I'm working on a mean-variance optimization problem, but instead of financial securities I'm choosing a 'portfolio' of N athletes. It is a 1-period optimization problem over one generic statistic which I'll call
performance here. I'm assuming
athlete_performance is an N length random vector distributed as multivariate-normal:
athlete_performance $\sim MVN(\mu, \Sigma)$
Where $\mu$ is the 1xN vector of means (or expected performance)
and where $\Sigma$ is an NxN matrix with variance on the diagonal ( $\Sigma[i,i]$ = $Var(i)$ ) and covariance on the off-diagonal ( $\Sigma[i,j]$ = $Cov(i,j)$ ).
My question is about the options available for estimating the covariance (off-diagonal) part of the matrix.
My main concern is the predictiveness of my covariance matrix. If I were working with securities that had all been listed together for 10 years, then "sample covariance" might be predictive of future covariance, but in sports it's not that simple.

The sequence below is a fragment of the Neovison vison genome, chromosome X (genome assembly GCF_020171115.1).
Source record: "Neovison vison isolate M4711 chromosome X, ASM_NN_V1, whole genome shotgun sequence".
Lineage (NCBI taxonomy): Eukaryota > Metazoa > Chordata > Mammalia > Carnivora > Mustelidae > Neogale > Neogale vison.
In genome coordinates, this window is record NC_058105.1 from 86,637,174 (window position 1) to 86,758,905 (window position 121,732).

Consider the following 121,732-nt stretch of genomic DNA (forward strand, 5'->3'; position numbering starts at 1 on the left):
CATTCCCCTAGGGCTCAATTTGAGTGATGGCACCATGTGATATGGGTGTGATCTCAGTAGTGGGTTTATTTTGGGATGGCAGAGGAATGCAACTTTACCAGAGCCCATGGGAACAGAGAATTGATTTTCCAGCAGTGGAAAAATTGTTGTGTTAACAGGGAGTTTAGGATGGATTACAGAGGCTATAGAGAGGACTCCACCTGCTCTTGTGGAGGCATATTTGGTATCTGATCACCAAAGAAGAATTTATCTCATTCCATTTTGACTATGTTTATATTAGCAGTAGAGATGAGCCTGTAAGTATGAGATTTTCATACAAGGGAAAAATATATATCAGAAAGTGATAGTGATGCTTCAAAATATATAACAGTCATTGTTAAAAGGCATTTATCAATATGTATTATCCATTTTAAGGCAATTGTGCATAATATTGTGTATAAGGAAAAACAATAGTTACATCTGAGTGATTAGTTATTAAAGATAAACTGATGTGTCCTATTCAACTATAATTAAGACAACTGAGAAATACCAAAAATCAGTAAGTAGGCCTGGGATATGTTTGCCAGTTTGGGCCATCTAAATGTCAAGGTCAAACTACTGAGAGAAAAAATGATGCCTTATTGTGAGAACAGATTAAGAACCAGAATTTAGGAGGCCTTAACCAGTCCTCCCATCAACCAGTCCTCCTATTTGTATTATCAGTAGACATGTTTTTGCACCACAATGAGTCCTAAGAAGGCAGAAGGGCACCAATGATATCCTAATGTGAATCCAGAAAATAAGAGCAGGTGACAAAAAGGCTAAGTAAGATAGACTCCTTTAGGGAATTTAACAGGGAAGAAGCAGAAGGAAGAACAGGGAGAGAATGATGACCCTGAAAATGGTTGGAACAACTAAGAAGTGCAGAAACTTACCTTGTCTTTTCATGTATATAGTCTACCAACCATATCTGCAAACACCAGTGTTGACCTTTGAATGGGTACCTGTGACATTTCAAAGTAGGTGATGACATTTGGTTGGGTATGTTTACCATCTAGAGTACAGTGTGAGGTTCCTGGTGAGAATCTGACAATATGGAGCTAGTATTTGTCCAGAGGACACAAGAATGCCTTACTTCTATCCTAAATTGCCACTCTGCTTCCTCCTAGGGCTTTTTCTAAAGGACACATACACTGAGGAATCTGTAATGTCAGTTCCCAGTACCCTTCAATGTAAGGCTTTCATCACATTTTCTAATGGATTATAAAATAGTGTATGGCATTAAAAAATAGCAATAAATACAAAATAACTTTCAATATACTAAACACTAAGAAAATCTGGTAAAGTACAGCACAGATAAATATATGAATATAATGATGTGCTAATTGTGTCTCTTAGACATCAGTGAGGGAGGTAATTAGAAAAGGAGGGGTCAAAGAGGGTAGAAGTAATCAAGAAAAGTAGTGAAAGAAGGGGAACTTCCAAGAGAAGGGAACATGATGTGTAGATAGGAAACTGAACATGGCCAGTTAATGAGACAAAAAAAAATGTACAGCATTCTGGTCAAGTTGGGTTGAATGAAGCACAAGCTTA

Imagine a quarterback and a wide receiver in American Football. How well their performance correlates is dependent on the quality of the pass defense they're playing against. Or in F1 racing, if driver A and B are both strong on straighter tracks, but only driver B is strong on tight cornered tracks, their performances will correlate much differently based on whether the track is straight or zigzag-ing.
I'm aware of "sample covariance" which in my case would look at the historical overlap between two athletes. I'm also aware of "shrunk covariance". I was wondering if there are more robust methods for calculating covariance that would be more predictive of future covariance, possibly using some sort of regression or MCMC.
Thank you for reading the question and for your time!